Quote of the Day

Growing apart doesn’t change the fact that for a long time we grew side by side; our roots will always be tangled. I’m glad for that.
~ Ally Condie

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National Cereal Day!

A Little Cereal History:

**  Ferdinand Schumacher, a German immigrant, began the cereal revolution in 1854 with a hand oats grinder in the back room of a small store in Akron, Ohio. His German Mills American Oatmeal Company was the nation’s first commercial oatmeal manufacturer.  In 1877, Schumacher adopted the Quaker symbol, the first registered trademark for a breakfast cereal.

**  Granula, the first breakfast cereal, was invented in the United States in 1863 by James Caleb Jackson, operator of Our Home on the Hillside, which was later replaced by the Jackson Sanatorium in Dansville, New York.  The cereal never became popular since it was inconvenient as the heavy bran nuggets needed soaking overnight before they were tender enough to eat.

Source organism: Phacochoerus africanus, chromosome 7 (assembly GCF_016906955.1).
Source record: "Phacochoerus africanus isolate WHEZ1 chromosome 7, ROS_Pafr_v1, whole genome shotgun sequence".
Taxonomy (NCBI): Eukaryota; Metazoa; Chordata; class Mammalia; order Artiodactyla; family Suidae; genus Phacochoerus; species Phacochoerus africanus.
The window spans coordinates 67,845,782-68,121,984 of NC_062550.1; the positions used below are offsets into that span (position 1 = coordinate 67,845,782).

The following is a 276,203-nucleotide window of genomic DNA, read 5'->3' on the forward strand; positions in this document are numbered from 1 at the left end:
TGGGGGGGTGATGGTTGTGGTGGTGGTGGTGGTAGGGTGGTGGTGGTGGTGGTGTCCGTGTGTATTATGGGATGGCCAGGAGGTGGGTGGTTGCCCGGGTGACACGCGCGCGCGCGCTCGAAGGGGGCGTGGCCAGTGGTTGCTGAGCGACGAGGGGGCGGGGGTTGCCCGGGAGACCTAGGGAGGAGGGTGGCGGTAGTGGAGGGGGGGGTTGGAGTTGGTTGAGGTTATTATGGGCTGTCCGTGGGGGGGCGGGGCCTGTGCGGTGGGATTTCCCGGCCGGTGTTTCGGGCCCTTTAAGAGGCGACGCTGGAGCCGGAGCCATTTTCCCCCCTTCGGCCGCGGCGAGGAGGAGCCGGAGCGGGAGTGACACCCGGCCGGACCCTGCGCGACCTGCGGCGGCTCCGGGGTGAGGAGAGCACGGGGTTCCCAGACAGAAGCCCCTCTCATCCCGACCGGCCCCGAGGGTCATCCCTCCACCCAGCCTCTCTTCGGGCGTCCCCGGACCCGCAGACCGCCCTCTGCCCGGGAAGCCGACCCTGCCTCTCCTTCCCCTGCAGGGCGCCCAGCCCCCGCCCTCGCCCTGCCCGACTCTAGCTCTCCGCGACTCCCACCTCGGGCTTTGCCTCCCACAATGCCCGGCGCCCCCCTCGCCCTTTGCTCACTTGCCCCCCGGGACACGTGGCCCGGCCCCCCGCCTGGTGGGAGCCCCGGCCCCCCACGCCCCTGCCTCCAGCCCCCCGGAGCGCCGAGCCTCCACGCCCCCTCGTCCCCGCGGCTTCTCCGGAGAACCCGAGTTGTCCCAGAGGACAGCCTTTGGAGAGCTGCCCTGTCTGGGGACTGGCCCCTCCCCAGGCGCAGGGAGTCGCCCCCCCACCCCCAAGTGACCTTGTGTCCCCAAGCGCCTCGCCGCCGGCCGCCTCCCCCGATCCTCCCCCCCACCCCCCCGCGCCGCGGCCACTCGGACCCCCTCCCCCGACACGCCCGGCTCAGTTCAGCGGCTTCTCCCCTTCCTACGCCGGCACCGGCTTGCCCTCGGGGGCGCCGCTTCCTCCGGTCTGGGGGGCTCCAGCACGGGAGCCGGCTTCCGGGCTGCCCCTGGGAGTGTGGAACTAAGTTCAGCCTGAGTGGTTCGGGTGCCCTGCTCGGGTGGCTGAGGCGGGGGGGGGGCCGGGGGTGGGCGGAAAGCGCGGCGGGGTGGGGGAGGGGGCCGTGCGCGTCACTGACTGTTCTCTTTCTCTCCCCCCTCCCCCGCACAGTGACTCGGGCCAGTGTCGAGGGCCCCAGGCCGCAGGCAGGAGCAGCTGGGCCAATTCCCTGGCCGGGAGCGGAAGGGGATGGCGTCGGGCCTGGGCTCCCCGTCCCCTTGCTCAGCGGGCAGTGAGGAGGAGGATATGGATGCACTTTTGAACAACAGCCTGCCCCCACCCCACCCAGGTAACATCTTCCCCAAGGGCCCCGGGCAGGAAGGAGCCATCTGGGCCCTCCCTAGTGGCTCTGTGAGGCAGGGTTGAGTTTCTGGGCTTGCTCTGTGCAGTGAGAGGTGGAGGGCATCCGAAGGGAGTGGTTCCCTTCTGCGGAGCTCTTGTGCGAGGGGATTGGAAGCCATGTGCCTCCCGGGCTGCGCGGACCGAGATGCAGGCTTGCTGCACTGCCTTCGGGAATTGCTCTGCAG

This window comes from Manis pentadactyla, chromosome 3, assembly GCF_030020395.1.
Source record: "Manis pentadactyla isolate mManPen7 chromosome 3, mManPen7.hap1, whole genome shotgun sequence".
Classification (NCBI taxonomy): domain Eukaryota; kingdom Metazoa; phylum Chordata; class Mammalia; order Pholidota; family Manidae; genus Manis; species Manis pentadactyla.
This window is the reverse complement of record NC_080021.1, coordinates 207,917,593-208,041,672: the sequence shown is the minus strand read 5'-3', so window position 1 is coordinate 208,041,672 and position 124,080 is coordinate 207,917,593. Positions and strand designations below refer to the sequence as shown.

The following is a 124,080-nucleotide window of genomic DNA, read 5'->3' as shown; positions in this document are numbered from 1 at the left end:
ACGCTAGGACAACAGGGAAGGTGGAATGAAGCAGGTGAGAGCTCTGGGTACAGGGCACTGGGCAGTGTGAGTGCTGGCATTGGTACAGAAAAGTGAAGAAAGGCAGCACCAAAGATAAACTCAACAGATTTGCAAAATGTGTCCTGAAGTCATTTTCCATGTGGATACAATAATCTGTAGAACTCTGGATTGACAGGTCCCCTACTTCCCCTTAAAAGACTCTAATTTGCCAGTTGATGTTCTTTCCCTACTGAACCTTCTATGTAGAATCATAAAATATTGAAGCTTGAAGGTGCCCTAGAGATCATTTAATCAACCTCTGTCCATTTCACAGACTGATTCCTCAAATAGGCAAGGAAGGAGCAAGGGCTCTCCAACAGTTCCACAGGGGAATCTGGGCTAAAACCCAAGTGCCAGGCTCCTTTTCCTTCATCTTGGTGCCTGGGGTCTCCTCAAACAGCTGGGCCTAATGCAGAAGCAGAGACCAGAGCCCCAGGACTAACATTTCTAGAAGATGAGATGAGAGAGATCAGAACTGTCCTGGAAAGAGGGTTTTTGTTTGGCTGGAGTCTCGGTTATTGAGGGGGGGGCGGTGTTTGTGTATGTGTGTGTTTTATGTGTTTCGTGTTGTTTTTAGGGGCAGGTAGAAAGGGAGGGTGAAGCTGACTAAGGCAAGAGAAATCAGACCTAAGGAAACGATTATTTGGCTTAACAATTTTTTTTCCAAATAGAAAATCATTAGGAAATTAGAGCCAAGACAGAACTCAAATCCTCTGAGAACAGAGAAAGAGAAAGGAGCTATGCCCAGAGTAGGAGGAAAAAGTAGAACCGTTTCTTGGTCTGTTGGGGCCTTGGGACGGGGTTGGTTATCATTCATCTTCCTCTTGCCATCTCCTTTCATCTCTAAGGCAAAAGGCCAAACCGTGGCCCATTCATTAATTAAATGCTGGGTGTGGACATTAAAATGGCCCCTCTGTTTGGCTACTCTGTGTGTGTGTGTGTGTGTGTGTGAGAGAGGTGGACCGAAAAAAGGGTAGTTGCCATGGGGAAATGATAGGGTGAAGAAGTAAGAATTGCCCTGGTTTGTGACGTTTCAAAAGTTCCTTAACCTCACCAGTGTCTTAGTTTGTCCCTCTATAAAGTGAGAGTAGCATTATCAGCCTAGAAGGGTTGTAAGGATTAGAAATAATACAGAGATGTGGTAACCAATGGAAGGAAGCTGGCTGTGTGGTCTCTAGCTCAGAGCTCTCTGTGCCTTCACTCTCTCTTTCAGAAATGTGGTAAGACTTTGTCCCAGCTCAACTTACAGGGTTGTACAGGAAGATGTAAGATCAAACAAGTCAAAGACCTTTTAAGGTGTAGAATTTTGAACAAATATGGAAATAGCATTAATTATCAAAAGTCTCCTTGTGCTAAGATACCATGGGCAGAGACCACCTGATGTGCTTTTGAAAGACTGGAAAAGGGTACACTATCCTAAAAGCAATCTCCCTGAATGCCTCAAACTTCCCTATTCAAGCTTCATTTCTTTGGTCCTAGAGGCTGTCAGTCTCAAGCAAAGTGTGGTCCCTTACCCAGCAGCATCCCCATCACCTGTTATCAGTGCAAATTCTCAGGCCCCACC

**  The cereal industry rose from a combination of sincere religious beliefs and commercial interest in health foods.  Dr. John Harvey Kellogg experimented with granola.  He boiled some wheat, rolled it into thin films, and baked the resulting flakes in the oven; he acquired a patent in 1891.  In 1895 he launched Cornflakes, which overnight captured a national market.

**  In 1906, Dr. John Harvey Kellogg’s  brother, William K. Kellogg, after working for John, broke away, bought the corn flakes rights from his brother and set up the Kellogg Toasted Corn Flake Company.  His signature on every package became the company trademark and insurance of quality.

**  Charles W. Post introduced Grape-nuts in 1898 and soon followed with Post Toasties.

**  Because of Kellogg and Post, the city of Battle Creek, Michigan is nicknamed the “Cereal Capital of the World”.